Unagi: Summertime Stamina Treat

Japan is known throughout the world for their use of cutting edge technology to make everyday life easier. In fact, there are hundreds of products in Japan with the sole purpose of increasing strength and alleviating suffering in the sweltering days of summer, yet none work as well as unagi, the Anguilla Japonica freshwater eel. This historical food remedy is crunchy and sweet on the outside, while remaining succulent and soft on the inside. Unagi is served throughout the year but the peak consumption is during the summer months in most major cities.

Unajyu is kabayaki unagi served in a lacquer bento box with sansho pepper sprinkled on top, a side soup of Kimosu, and pickled vegetables.

Unajyu is kabayaki unagi served in a lacquer bento box.


Rich in Vitamin A, B1, B2, D, and E, calcium, and protein, unagi has stamina enhancing properties that were discovered by accident during the Edo period. A struggling restaurant owner began advertising unagi during the Japanese Day of the Ox (the equivalent to the English Midsummer’s Day), using a play on words, since both the Day of the Ox (ushi no hi) and unagi eel (unagi) begin with the letter “u.” The promotion worked and sales took off. Thus began the thinking that unagi was a good way to gain stamina during the summer. Two hundred years later, scientists discovered the stamina inducing protein and vitamins contained in the meal, forever locking unagi’s place as an essential component of Japanese summers.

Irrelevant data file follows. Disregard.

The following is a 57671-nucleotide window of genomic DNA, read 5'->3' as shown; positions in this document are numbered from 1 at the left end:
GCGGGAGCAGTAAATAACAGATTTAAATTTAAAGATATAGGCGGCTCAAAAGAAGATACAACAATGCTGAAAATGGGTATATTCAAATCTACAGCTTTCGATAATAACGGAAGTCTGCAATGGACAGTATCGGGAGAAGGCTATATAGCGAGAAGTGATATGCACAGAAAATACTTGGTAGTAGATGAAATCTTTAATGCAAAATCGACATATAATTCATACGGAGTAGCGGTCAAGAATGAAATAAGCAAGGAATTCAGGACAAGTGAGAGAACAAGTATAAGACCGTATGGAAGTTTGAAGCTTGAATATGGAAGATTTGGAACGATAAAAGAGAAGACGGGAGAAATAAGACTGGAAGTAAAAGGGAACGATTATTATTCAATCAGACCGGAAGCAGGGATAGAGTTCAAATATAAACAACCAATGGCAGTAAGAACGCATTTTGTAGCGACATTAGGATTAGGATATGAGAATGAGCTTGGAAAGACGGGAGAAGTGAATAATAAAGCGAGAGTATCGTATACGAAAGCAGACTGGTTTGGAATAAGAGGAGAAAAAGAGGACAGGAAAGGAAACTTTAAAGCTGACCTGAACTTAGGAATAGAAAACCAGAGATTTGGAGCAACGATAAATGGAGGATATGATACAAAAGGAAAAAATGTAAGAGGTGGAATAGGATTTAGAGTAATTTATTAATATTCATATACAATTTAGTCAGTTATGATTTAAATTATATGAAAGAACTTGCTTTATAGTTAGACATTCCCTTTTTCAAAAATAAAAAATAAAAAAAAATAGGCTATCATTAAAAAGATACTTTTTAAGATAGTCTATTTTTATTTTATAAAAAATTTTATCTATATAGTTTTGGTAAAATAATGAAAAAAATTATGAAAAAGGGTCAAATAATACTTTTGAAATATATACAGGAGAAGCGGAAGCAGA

Kabayaki grilled eel

Kabayaki eel grilling over hot charcoal.


According to Japanese folklore, if you eat unagi on the Day of the Ox, you will have more stamina and endurance for the rest of the year. As a result, as the Day of the Ox approaches, customers flock to restaurants and shops around Tokyo, Osaka, and Kyoto, trying to stock up on eel before supplies run out. The most popular unagi dishes are:

Kabayaki is unagi that is grilled over hot charcoal, steamed to remove fat, seasoned with a sweet basting sauce, and grilled a final time over hot charcoal. It can be served on a skewer as a hors d ’oeuvre, on top of a bed of rice, or inside a sushi roll.

◉ Unadon is kabayaki unagi over a bowl of rice, served as donburi (rice bowl) in a lacquer bowl.

◉ Unakyu is kabayaki unagi served either inside a maki (sushi roll) or sashimi-style over a small scoop of rice.

◉ Unajyu is kabayaki unagi served in a lacquer bento box with sansho pepper sprinkled on top, a side soup of Kimosu, and pickled vegetables.

◉ Kimosu is a clear soup with unagi liver.

◉ Shiroyaki is unagi that is grilled without a sauce over hot charcoal, steamed to remove fat, and grilled a final time. It is served plain, with wasabi or soy sauce.

Unakyu eel sushi

Unakyu, kabayaki unagi served inside a maki (sushi roll).


During the summer months, most high end unagi restaurants will have a tank in the center filled with unagi and other seafood creatures and some Izakaya bars will have a small black bucket under the sink filled with live unagi. When you order, they will catch and begin preparing the eel; some people like watching their food be prepared, other people find it a huge turn-off. In any case, this approach produces what is arguably the freshest and most delicious unagi in Japan. The restaurant Nodaiwa is one of the most famous unagi restaurants in Tokyo that will prepare your unagi fresh. If you do not want to see the unagi being sliced up, try the Mahoroba or Goshiki restaurants.

Unagi is a summertime favorite in Japan. This stamina-boosting treat is perfect for an afternoon snack, a romantic dinner, or as hors d’oeuvres with friends. If you find yourself in Japan on the Day of the Ox, typically nicknamed Eel Day, go down to your local convenience store, neighborhood restaurant, or Izakaya bar and try their unagi specials.

photo credit: ak37 via photopin cc